Gathering Voices: Political Mobilization and the Collapse of the Soviet Union

By
Markian Dobczansky and Mary Elizabeth Malinkin

"Mass publics matter during transitions," said Henry Brady, Class of 1941 Monroe Deutsch professor of political science and public policy, University of California, Berkeley at a 1 March 2007 Kennan Institute seminar. Brady, along with Cynthia S. Kaplan, professor, Department of Political Science, University of California, Santa Barbara, and former short-term scholar, Kennan Institute, underscored the role of public opinion and social movements in bringing about the fall of the Soviet Union.

Over the course of their research, Kaplan and Brady analyzed cultural journals, interviews, memoir literature, voting data, and surveys conducted in Estonia and Russia during the years 1987–91. Kaplan and Brady focused on challenges posed by mass political movements to the USSR in Estonia and Russia from 1988 onward.

In the Estonian case, the nationalist movement advocating independence emerged in August 1987, Kaplan said, and reached a climax by March 1990. Agitation began in cultural journals, and focused at first on culture and history, specifically the 19th century "national awakening" of Estonia, she noted, and only later moved to support for independence. Initially, public support for independence was low, but within a relatively short period of time, support for independence became overwhelming as protest actions mobilized public opinion.

Kaplan identified three major groups in Estonian politics based on their study in Estonia: the "restorationist" movement, the "reform" movement, and the Soviet counter-movement. These three groups were made up of fairly stable constituencies, and there was a strong statistical correlation between support for the groups and support for their positions on the issues, Kaplan explained.

The "restorationists" saw the Soviet government as an occupying power, she said. They advocated independence and the restoration of the independent Estonian republic that had existed between the World Wars. The "reformers," Kaplan continued, supported the Popular Front, and initially supported perestroika and Gorbachev. They advocated national rights within the Soviet context, but eventually shifted to supporting full independence as a result of competition with the "restorationist" movement for public support, she stated. The Soviet counter-movement opposed Estonian independence and supported communist ideology. Initially, the "reformers" had the majority of support within Estonia, but once the "restorationists" won over Estonian public opinion, they shifted to independence as their goal, Kaplan said.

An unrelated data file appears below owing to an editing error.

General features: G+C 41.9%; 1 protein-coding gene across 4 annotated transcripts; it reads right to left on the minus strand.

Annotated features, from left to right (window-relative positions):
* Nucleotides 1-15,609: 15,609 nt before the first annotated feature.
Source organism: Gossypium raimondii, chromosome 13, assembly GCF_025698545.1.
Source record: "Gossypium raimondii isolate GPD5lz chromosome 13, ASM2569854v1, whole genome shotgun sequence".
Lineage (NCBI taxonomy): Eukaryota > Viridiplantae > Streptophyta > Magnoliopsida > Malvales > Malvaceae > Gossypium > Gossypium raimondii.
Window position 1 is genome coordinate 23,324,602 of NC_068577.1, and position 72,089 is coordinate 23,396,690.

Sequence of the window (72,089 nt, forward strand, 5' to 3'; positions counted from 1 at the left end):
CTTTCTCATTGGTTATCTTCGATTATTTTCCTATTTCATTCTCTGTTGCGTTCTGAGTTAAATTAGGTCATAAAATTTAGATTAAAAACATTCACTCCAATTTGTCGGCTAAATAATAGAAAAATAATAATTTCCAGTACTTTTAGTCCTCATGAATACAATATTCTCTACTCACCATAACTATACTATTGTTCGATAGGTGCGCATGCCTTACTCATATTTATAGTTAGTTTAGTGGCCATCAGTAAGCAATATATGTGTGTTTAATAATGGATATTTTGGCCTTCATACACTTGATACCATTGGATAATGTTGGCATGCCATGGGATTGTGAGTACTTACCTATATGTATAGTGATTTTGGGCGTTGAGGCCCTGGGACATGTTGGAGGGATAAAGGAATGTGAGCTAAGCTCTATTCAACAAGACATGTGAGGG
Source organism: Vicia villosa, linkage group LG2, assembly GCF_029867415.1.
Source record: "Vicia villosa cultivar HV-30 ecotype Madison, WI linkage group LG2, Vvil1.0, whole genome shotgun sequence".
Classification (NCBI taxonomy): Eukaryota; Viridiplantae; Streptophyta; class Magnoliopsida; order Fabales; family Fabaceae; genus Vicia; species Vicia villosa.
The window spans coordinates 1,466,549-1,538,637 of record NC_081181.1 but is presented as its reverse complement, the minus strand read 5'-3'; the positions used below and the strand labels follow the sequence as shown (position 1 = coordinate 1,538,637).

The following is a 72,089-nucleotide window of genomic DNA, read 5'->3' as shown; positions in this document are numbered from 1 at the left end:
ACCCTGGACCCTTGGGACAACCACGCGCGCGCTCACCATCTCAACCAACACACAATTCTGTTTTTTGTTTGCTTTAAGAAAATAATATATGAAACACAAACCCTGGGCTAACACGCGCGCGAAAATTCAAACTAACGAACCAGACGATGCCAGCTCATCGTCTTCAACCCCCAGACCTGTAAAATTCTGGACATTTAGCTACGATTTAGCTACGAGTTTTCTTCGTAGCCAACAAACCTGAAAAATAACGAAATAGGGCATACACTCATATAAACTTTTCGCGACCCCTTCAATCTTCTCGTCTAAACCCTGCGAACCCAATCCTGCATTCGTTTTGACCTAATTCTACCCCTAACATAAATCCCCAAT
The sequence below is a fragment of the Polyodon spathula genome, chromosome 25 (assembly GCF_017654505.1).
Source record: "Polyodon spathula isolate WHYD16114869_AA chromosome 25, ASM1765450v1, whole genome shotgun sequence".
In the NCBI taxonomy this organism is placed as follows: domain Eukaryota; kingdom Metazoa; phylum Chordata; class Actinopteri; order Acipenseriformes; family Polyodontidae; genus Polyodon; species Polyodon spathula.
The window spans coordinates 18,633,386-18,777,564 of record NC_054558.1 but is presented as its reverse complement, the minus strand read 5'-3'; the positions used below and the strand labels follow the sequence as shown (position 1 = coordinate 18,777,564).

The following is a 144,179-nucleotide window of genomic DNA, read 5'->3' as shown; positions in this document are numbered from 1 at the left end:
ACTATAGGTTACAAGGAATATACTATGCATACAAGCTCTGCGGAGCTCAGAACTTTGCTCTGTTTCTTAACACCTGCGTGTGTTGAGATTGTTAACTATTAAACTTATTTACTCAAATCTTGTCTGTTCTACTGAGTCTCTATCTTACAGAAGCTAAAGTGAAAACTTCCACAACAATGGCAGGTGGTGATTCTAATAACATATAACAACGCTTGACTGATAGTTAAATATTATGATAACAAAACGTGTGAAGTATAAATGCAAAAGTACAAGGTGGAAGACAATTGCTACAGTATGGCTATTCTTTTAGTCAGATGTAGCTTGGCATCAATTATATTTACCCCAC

In the Russian case, Kaplan and Brady examined the challenge led by Boris Yeltsin to Gorbachev's rule. They noted that the sovereignty question in both Russia and Estonia forced Gorbachev to consider the territorial integrity of the Soviet Union, and put him on the defensive. Brady also noted that Yeltsin had learned how to exploit the issue of sovereignty from the example of the Baltic states. Brady and Kaplan concluded from their research that changes in public opinion empowered Yeltsin and weakened Gorbachev as time went on, demonstrating that public opinion influenced politics in Russia as well as in Estonia.

Brady showed that in May 1988, Gorbachev and perestroika enjoyed high support from the majority of the public. "Support for Gorbachev and for perestroika were fundamentally linked," Brady said. However, he also demonstrated that looking at mass political preferences from 1988 on showed that Gorbachev grew increasingly vulnerable to attacks from both the liberal and conservative sides.

Brady then showed that the results of surveys from 1989 and 1990 indicated that while Gorbachev was still in the political center and received more support than any other political figure during those years, Yeltsin was an emerging national figure. By mid-1990, as the economic situation continued to worsen, the general public began to doubt perestroika, which soon translated into a drop in support for Gorbachev.

Yeltsin's support, on the other hand, was not related to perestroika at all, Brady asserted, but rather to the question of Russian sovereignty. "While the faltering of the Soviet system gave Yeltsin the opportunity to challenge Gorbachev, public support gave him the means," he said. His embrace of sovereignty for Russia as an issue enabled him to form a coalition of liberals and conservatives to challenge Gorbachev from both sides of the political spectrum, Brady stated. Liberals supported Yeltsin because he represented the best chance for reform, while conservative Russian nationalists viewed Yeltsin as a champion for Russia within the Soviet Union. Thus, the Congress of Russia in May 1990, an event crucial to the sovereignty movement, significantly boosted Yeltsin's popularity. By July 1990, public support for Yeltsin was on the rise as a result of widespread support for the Congress of Russia, while Gorbachev was losing popularity because of the poor performance of the economy, Brady summarized.

Brady and Kaplan reiterated that three of the major phenomena that contributed to the fall of the Soviet Union—secessionism in the Baltic republics, falling public support for perestroika and Gorbachev, and Yeltsin's appeal for Russian sovereignty—were all propelled by mass popular movements. Thus, in their view, the secession movements in the Baltics "lit the fuse"; Gorbachev was weakened by great public disappointment in the economy and the perestroika reforms; and Yeltsin capitalized on this disappointment to appeal broadly to both liberal reformers and Russian nationalists. In conclusion, Brady and Kaplan stressed the importance of mass publics in determining the outcome of state transitions.

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